In recent years, however, there has been a decrease in funding for UN peacekeeping forces, particularly due to the Trump administration’s withholding of full funding, which may eventually lead to dispatching of fewer and fewer peacekeepers, especially if more countries refuse to provide their share of funds.
Reforming the Security Council
Regardless of the importance of the humanitarian agencies, given the increasing violent conflicts around the world, the importance of the Security Council’s task to maintain international peace and security must become again central to the functioning of the UN. Due to the present makeup of the Council, however, it cannot operate in that capacity unless significant reforms are undertaken. As a case in point, one must only look at the behavior of Russia at the onset of its invasion of Ukraine, where Ambassador Vassily Nebenzia denied in the midst of the invasion that it was not a war but only a “special military operation.” He also vetoed numerous resolutions condemning Russia’s actions, a move that Norwegian Ambassador Mona Juul criticized, stating “A veto cast by the aggressor undermines the purpose of the council. It’s a violation of the very foundation of the U.N. Charter.”
It will be presumptuous on my part to provide the kind of reforms necessary to make the council relevant to international peace and security. Many have tried before me and sadly to no avail. One thing though is clear. For the Security Council to meet its obligation and responsibility and be effective in maintaining peace and security, it must first and foremost represent the demographic makeup of the international community. In addition, given the fact that the current countries on the Security Council will not relinquish their veto power voluntarily or by any provision in the UN Charter, the following partial reforms stand at least a small chance of being adopted. To that end, the following should be considered:
-The Security Council should expand from 15 to 21 member states.
-Nine states or regional unions will be granted permanent membership with veto power: the EU, the US, Russia, China, India, Indonesia to represent Asian countries, Brazil to represent the Latin American countries, the Arab League, and the African Union. Naturally the UK could present a major obstacle in this format, as it is no longer a member of the EU and would thus lose representation on the Council.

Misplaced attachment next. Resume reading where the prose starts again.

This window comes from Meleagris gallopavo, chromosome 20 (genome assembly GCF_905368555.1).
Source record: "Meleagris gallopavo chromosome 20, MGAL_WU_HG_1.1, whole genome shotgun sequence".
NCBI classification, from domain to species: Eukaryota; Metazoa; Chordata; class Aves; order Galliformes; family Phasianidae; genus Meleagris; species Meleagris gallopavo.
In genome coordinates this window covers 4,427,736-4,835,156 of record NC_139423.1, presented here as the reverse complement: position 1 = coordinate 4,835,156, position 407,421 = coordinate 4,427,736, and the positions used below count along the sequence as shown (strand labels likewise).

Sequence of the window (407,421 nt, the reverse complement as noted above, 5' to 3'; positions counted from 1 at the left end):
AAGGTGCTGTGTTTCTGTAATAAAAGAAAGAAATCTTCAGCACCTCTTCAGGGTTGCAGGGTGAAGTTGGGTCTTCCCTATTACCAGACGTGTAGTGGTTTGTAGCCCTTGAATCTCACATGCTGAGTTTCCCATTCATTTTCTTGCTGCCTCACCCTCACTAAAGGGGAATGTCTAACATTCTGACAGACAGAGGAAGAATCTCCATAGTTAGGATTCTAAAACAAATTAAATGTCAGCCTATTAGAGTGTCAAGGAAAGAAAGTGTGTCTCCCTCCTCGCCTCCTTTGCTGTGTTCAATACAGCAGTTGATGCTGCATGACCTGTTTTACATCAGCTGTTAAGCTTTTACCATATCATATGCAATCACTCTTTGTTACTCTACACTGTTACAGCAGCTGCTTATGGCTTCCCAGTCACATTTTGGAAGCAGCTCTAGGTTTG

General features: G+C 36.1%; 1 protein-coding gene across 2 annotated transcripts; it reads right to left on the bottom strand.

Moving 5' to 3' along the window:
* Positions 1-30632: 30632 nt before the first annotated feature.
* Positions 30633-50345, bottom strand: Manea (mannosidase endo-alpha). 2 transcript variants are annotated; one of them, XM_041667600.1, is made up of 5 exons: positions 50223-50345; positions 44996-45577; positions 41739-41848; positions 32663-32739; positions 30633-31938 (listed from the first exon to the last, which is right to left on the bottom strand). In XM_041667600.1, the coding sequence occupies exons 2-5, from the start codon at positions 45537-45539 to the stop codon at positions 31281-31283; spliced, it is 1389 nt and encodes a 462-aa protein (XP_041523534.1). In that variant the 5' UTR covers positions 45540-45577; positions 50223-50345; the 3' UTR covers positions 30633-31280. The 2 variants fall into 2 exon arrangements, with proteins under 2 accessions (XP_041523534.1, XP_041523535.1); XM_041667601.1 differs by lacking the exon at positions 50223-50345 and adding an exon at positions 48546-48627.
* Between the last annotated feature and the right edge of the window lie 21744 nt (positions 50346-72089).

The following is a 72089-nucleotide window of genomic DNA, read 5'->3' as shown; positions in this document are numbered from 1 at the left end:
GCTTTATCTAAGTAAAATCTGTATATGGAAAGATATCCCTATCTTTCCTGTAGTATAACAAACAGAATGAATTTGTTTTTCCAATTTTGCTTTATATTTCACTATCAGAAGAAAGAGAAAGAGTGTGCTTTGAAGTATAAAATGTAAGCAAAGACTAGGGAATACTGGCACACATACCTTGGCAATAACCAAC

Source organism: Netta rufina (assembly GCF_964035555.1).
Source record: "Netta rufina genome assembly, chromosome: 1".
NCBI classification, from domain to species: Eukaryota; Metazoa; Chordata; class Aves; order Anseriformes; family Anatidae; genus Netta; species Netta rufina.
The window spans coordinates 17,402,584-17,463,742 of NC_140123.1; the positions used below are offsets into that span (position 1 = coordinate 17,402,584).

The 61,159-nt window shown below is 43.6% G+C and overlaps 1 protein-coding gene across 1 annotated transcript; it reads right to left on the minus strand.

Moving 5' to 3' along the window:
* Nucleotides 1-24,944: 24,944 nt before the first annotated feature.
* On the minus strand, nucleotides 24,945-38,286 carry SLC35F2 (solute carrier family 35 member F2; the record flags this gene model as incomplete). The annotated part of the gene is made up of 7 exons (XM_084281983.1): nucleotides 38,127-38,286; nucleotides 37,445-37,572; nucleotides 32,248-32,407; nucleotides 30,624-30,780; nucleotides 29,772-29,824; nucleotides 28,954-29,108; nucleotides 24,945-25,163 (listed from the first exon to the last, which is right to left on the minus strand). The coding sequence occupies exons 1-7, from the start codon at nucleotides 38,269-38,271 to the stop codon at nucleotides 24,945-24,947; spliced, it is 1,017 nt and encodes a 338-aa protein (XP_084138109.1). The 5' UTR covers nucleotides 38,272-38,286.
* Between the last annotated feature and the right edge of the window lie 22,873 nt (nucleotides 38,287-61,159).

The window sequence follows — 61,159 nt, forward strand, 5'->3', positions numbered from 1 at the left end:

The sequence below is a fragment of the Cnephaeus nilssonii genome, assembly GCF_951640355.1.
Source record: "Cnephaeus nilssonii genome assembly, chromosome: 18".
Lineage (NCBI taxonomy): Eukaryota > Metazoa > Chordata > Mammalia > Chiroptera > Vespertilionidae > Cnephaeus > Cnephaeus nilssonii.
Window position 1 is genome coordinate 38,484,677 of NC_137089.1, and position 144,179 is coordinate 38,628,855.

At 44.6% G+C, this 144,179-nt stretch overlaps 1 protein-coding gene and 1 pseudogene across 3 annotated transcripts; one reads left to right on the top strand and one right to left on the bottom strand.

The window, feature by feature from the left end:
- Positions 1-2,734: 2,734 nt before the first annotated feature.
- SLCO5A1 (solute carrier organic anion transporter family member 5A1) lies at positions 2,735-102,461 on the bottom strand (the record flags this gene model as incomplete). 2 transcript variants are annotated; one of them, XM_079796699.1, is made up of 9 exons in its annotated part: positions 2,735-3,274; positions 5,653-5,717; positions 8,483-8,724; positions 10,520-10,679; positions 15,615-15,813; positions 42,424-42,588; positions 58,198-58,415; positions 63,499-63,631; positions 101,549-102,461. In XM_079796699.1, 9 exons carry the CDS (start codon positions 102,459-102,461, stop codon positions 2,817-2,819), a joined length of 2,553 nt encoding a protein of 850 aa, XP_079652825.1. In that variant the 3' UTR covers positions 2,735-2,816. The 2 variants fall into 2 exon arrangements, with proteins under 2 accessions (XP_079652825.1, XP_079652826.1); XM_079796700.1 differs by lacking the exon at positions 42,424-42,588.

-Twelve other countries in the Security Council would rotate every two years based on the current format.
-A resolution can only be vetoed if two countries exercise their veto power.
-The Security Council will establish an enforcement mechanism to ensure that its resolutions are carried out.
-The Security Council will be empowered to resolve current violent conflicts and mediate other conflicts before they become violent.
-The General Assembly will have the power to override any veto by a two-thirds majority.
-The current global population is approximately 7.9 billion, and the total population of the above states or unions is 5.8 billion.
As such, the Security Council would represent 73 percent of the global population, instead of the current Council makeup which only represents a paltry 25 percent, lower even than the 35 percent of the global population that the permanent UNSC members represented at its creation.
As I indicated above, this may well be a farfetched idea, but then again, we must begin to think seriously about reforming the Security Council if we want the UN to perform the way it was intended to. Indeed, violent conflicts are on the rise, countries are infringing on the sovereignty of other weaker countries, and still many old conflicts remained unsolved. Together we are witnessing a far greater global volatility.
To stem these tides, we need a renewed effort to reform the UN Security Council and give it the power to resolve conflict peacefully.
Dr. Alon Ben-Meir is a retired professor of international relations at the Center for Global Affairs at NYU. He taught courses on international negotiation and Middle Eastern studies for over 20 years.